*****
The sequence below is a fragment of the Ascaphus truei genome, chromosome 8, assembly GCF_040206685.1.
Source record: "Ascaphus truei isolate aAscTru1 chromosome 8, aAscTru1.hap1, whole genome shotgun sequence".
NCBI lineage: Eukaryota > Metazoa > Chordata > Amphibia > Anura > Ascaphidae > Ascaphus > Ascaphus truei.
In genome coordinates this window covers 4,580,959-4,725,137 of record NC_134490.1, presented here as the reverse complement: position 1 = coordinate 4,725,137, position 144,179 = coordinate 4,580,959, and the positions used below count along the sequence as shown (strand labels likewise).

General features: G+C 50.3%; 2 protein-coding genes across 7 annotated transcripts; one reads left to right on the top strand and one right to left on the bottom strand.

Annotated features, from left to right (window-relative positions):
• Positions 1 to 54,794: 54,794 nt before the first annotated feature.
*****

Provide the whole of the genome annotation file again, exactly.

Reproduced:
The sequence below is a fragment of the Ascaphus truei genome, chromosome 8, assembly GCF_040206685.1.
Source record: "Ascaphus truei isolate aAscTru1 chromosome 8, aAscTru1.hap1, whole genome shotgun sequence".
NCBI lineage: Eukaryota > Metazoa > Chordata > Amphibia > Anura > Ascaphidae > Ascaphus > Ascaphus truei.
In genome coordinates this window covers 4,580,959-4,725,137 of record NC_134490.1, presented here as the reverse complement: position 1 = coordinate 4,725,137, position 144,179 = coordinate 4,580,959, and the positions used below count along the sequence as shown (strand labels likewise).

General features: G+C 50.3%; 2 protein-coding genes across 7 annotated transcripts; one reads left to right on the top strand and one right to left on the bottom strand.

Annotated features, from left to right (window-relative positions):
• Positions 1 to 54,794: 54,794 nt before the first annotated feature.